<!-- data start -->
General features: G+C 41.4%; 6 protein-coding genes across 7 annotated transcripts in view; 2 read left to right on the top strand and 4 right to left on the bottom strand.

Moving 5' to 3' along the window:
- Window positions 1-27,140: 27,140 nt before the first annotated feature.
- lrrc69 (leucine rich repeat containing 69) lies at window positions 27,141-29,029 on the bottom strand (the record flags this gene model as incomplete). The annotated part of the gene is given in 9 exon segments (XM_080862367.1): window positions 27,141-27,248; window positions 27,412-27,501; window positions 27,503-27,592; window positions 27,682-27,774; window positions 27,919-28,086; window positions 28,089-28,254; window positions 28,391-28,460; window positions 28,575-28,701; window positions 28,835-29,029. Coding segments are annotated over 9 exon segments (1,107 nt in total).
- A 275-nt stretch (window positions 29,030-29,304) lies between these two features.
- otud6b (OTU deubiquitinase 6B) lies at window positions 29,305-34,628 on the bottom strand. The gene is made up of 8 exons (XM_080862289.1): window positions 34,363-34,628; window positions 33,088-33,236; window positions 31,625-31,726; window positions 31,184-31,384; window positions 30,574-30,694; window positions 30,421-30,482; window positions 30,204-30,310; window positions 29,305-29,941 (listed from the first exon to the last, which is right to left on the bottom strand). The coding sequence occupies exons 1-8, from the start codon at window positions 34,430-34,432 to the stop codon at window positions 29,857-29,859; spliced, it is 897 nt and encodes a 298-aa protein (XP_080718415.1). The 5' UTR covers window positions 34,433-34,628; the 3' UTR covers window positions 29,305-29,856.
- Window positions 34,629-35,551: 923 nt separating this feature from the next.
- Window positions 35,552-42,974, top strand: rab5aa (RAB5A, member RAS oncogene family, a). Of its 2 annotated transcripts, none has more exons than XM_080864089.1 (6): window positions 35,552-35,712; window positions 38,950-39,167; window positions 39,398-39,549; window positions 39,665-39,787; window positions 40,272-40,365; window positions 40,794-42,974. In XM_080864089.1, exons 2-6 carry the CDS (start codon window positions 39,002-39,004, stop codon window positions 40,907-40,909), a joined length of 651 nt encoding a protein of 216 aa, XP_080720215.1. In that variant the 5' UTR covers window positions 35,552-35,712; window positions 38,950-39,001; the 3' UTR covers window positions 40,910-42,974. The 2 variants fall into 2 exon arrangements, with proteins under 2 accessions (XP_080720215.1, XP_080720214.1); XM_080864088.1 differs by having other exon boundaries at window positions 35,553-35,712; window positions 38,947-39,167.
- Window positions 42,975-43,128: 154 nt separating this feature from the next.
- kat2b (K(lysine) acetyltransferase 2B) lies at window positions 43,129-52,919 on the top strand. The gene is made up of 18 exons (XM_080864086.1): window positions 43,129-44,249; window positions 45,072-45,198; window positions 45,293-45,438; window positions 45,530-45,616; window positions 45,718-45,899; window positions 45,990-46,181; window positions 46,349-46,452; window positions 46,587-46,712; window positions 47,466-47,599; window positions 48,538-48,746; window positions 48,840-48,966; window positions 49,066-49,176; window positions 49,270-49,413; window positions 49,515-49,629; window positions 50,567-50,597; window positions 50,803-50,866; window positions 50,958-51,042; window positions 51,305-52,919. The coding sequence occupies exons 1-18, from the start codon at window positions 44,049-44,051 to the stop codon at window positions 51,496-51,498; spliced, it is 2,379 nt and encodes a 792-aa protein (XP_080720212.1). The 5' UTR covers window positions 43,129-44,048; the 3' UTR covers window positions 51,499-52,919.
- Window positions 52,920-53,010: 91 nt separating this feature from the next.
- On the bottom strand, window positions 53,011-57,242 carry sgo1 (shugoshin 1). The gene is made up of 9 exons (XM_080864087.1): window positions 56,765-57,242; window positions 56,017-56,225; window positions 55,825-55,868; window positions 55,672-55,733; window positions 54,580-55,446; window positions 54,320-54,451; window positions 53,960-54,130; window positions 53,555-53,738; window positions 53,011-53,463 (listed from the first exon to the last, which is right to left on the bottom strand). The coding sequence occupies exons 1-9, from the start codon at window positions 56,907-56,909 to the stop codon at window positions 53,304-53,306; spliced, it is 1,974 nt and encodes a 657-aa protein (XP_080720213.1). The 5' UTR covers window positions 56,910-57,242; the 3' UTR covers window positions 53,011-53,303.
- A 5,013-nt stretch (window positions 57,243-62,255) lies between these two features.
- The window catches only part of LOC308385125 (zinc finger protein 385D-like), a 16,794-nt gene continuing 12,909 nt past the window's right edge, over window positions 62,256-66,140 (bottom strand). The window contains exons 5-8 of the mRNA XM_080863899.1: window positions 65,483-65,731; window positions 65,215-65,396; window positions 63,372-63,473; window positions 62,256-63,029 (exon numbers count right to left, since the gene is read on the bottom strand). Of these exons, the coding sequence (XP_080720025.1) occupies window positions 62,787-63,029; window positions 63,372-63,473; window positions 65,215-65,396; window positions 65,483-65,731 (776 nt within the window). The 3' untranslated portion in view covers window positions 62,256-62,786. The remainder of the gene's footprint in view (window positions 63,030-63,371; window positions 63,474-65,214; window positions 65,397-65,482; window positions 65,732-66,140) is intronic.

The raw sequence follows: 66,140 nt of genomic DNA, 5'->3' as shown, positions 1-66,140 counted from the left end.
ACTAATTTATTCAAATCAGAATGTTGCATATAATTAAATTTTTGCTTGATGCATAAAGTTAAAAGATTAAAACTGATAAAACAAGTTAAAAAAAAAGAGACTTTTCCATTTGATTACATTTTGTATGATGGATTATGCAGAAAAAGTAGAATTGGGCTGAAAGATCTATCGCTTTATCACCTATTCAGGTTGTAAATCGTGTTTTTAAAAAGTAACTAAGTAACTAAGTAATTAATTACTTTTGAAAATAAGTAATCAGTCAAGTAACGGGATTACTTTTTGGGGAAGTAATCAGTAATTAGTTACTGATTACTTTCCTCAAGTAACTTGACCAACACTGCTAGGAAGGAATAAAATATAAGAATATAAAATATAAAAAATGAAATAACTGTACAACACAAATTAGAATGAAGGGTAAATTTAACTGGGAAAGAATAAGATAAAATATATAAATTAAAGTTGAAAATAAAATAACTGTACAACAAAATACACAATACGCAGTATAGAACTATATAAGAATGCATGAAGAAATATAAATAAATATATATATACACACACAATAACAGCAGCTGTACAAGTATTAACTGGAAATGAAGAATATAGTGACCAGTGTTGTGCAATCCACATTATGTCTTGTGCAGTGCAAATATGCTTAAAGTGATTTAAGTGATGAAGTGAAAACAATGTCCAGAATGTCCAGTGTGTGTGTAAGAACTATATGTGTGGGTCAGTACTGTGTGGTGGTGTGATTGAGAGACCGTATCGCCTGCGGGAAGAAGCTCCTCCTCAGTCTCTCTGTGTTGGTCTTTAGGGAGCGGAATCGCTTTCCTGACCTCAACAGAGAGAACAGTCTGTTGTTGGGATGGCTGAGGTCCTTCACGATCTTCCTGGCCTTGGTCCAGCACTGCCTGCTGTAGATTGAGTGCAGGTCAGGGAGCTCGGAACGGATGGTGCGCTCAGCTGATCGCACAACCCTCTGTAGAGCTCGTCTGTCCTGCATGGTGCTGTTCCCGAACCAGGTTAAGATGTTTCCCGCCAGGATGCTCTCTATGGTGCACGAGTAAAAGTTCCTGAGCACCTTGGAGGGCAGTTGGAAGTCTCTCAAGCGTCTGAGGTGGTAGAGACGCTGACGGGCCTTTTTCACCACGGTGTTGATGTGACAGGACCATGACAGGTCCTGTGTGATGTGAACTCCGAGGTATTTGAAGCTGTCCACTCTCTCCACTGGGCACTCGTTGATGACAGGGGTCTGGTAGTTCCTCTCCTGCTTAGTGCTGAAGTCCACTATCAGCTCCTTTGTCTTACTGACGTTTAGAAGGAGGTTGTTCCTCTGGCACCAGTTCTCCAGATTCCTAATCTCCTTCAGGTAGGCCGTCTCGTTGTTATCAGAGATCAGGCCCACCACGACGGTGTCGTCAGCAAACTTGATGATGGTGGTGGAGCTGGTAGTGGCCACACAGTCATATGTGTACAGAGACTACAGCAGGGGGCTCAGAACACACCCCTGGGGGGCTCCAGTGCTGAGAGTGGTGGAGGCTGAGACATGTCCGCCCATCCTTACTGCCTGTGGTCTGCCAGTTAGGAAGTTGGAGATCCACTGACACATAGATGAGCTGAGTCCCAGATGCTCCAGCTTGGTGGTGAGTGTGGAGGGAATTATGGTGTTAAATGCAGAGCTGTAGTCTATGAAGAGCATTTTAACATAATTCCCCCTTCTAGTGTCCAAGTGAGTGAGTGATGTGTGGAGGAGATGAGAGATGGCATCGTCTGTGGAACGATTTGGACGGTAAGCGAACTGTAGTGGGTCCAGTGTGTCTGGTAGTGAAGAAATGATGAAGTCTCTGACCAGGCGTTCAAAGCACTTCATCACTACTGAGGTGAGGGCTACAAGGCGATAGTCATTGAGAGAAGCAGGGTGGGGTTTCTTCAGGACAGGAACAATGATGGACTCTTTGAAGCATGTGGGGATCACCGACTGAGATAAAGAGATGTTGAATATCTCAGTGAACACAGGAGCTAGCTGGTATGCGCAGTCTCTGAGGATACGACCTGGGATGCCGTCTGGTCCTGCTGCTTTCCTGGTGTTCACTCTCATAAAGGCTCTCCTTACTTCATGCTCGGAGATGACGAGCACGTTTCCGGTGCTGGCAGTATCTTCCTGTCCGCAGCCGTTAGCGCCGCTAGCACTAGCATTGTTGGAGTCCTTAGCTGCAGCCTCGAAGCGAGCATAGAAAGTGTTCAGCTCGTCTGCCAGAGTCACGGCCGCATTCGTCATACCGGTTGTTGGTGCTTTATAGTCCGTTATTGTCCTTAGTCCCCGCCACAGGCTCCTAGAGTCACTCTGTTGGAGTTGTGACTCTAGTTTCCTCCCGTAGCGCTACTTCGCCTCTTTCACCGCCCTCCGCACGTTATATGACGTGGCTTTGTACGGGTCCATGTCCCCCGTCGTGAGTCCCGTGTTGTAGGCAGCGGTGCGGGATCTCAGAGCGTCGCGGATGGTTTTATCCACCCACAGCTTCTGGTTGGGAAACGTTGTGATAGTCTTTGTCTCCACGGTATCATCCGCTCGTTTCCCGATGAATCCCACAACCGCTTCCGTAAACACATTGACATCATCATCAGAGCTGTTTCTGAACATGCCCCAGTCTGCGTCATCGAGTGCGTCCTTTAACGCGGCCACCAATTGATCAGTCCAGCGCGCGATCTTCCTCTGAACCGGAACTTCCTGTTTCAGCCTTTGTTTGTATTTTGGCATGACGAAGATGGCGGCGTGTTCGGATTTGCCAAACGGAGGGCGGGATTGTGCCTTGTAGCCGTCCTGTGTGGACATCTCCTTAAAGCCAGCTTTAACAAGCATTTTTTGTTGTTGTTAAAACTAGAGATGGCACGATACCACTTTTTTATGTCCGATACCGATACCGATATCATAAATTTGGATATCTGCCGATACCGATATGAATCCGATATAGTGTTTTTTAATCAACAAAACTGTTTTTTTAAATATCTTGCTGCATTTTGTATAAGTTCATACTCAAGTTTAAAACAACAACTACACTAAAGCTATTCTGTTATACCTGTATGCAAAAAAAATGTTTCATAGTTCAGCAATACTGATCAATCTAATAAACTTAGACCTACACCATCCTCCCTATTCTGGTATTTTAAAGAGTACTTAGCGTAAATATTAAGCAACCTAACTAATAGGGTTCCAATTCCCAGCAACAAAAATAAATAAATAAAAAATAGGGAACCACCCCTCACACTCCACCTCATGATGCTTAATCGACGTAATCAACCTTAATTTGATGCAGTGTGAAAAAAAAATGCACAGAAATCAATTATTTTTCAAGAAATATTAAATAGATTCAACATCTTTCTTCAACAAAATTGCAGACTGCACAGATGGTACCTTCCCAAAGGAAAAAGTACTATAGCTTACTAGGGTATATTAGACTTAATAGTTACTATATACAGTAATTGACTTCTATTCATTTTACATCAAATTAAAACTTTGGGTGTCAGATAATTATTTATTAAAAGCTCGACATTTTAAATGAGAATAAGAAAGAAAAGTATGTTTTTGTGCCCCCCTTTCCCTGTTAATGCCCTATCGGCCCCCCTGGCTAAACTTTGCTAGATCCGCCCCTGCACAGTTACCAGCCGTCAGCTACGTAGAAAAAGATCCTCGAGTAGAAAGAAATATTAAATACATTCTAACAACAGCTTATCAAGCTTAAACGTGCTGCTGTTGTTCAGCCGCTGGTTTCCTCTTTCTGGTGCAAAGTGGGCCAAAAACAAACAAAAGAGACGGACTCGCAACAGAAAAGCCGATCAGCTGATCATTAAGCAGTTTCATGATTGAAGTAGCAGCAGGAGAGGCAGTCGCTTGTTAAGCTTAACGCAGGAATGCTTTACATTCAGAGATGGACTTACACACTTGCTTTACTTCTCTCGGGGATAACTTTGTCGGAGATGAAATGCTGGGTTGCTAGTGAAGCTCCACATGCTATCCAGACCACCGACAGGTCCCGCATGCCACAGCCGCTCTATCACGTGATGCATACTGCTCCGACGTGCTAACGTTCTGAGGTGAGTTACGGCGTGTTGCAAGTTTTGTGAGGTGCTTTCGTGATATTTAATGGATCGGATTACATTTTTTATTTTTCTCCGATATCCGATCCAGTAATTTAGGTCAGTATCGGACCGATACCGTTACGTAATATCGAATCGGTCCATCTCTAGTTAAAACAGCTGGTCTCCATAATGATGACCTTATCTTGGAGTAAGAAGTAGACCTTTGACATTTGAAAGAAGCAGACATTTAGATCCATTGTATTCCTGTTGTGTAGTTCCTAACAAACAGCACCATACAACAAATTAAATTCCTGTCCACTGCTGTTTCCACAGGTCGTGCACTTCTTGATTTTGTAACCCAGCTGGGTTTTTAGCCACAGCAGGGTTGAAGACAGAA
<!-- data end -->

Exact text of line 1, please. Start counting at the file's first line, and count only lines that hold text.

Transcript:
General features: G+C 41.4%; 6 protein-coding genes across 7 annotated transcripts in view; 2 read left to right on the top strand and 4 right to left on the bottom strand.